Photo by Edward F. Palm)

About Me

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Forest, Virginia, United States
A long time ago, my sophomore English teacher, Father William Campbell, saw something in my writing and predicted that I would someday become a newspaper columnist. He suggested the perfect title for my column--"Leaves of the Palm." Now that I have a little extra time on my hands I've decided to put Father Campbell's prediction to the test. I'm going to start using this blog site not just to reprint opinion pieces I've published elsewhere but to try to get more of my ideas and opinions out there. Feedback is welcome. To find out more about me, please check out my Web site: www.EdwardFPalm.com (Click on any of the photos below for an enlarged view.)

Thursday, October 15, 2015

My Column for September 27, 2015

ED PALM | Retirement life: Use it or lose it

Once again, Shakespeare put it best: “If all the year were playing holidays, to sport would be as tedious as to work.”

That line speaks to me and my condition. Except for this part-time gig, I’m retired now, and I have to tell those of you earnestly looking forward to it that retirement is tough. With occasional exceptions — mostly involving Mrs. Palm — no one else is determining what I should do or when I should do it. Having arrived at a certain age, and knowing that Alzheimer’s disease does run on my mother’s side of the family, I’m acutely aware that each of us is granted only so much life and lucidity. And now it’s up to me to make the most of my time and not waste it. In the words of another poet — taken somewhat out of context — “But at my back I always hear time’s winged chariot hurrying near, and yonder all before us lie deserts of vast eternity.”

I know. I’m just incorrigible. As I’ve admitted before, you can take the professor out of the classroom, but you can’t take the classroom out of him. Was Wordsworth right: Do the “consolations of the philosophic mind” make up for the loss of “splendor in the grass”? Retire and find out.
(That last was virtually a giveaway, but a free Palm Print to the first reader to correctly identify all four allusions in this column by author and title. No fair Googling them! God will know if you’re not identifying the allusions by memory.)

Actually, I think that Mrs. Palm would agree that I’m doing OK with retirement. I have my writing (not just this column), my reading, my self-imposed photo assignments, a volunteer commitment, my hiking and my dog. To those of you about to retire, my advice is to make a plan. The best way to grow old before your time, declining physically and mentally, and is to rest idle. I’ve seen that happen among family and friends. The old cliché applies: “Use it or lose it.”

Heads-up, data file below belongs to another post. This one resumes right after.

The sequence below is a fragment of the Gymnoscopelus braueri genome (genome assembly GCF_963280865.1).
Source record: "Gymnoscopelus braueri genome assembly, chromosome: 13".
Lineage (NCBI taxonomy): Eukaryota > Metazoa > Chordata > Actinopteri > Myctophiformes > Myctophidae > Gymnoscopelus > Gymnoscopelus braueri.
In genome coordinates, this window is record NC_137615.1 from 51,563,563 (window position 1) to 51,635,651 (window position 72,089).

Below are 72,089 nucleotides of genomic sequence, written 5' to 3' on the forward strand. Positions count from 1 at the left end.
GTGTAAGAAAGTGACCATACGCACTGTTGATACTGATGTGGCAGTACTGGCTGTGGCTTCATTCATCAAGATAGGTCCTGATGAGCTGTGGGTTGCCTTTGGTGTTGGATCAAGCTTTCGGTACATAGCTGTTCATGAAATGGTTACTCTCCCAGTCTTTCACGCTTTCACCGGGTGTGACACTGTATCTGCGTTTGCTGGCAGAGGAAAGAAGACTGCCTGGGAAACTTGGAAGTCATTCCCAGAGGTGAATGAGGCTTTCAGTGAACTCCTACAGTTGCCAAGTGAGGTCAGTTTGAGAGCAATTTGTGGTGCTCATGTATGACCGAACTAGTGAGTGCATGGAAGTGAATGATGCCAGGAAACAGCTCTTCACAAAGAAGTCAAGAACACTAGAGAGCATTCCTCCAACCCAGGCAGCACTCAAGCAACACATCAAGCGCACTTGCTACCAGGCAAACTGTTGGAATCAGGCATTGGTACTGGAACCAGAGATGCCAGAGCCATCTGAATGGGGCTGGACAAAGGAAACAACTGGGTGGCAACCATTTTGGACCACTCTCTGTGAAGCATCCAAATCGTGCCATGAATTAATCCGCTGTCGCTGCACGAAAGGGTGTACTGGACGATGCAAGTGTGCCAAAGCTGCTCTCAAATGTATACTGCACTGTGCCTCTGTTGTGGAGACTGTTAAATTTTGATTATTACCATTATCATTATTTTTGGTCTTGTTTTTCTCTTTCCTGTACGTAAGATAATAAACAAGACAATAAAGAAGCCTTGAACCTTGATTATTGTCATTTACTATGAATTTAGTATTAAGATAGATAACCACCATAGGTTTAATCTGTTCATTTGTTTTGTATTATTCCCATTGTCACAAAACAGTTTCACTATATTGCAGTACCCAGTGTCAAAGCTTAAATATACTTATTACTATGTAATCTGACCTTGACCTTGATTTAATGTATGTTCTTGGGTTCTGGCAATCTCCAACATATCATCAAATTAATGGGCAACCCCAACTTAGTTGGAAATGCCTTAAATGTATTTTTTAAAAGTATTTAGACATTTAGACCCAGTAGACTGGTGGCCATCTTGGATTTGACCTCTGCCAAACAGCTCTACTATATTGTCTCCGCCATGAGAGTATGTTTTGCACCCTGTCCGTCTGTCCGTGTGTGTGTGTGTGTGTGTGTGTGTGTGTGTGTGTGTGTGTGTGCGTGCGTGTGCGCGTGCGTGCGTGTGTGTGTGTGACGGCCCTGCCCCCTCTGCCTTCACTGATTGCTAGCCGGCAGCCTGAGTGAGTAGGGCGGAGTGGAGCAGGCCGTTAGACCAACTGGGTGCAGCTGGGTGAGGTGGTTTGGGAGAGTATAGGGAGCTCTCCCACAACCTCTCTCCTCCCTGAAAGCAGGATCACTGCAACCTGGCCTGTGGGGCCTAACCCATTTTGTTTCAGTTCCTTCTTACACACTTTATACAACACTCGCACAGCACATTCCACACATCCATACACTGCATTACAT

I likewise have it on reliable authority that too much togetherness is not a good thing for a mature marriage. Mrs. Palm lives and breathes for bridge. A serious player, she earns master’s points — whatever that means. Don’t ask me. I don’t play the game. It’s too complicated for a mind like mine that wanders through eternity and can’t stay focused on what cards have been played and who played them. But I’m fine with her obsession, and she’s fine with mine, even though photography is more expensive than bridge.

But, fortunately, the digital revolution has made photography much less expensive than it used to be. So “even in that was Heaven ordinant.” (There I go again.) I must live right!
On the other hand, I have arrived at the age at which I’m expected to be a curmudgeon. I do have my complaints.

For one thing, as a lifelong eyeglass wearer, I am wondering if anti-glare coating on lenses is a plot. It seems like such a good idea at first. But, in my experience, by year two, the coating becomes increasingly hazy, making the lenses difficult to keep clean. The solution, of course, is to buy a new pair.

For another thing, I object to the television commercials in which a series of people detail what they’ve lost to cancer and then go on to anthropomorphize and threaten the disease. These commercials trivialize and oversimplify the problem. They give people false hope that a messianic fervor will yield a magic cure for the complex series of diseases lumped under the category of “cancer.” Donations to the appropriate agencies will certainly help. But so will a realistic understanding of what we’re up against. I recommend that people read Siddhartha Mukherjee’s “The Emperor of All Maladies” before deciding how they might be able to help.

Along the same lines, I can’t see the point in walking 60 miles to demonstrate my solidarity with cancer sufferers and my commitment to finding a cure. A good bit of the money such walks raise must go to pay for overhead and the salaries of the organizers. And now another organization would have us walk for Alzheimer’s disease. For the reason I’ve admitted above, that one hits close to home.

The problem is that retirement gives you too much time to think back over your life and to mull over your regrets. My Cousin Doris, ten years my senior, is now in the final stages of Alzheimer’s. She taught me to drive when my mother wouldn’t. She helped pay my tuition to an academically sound all-boys Catholic high school. I never repaid her or even properly thanked her for those and other kindnesses. It’s too late now.

Think about such things before you retire.
Contact Ed Palm at efpalm@centurylink.net.

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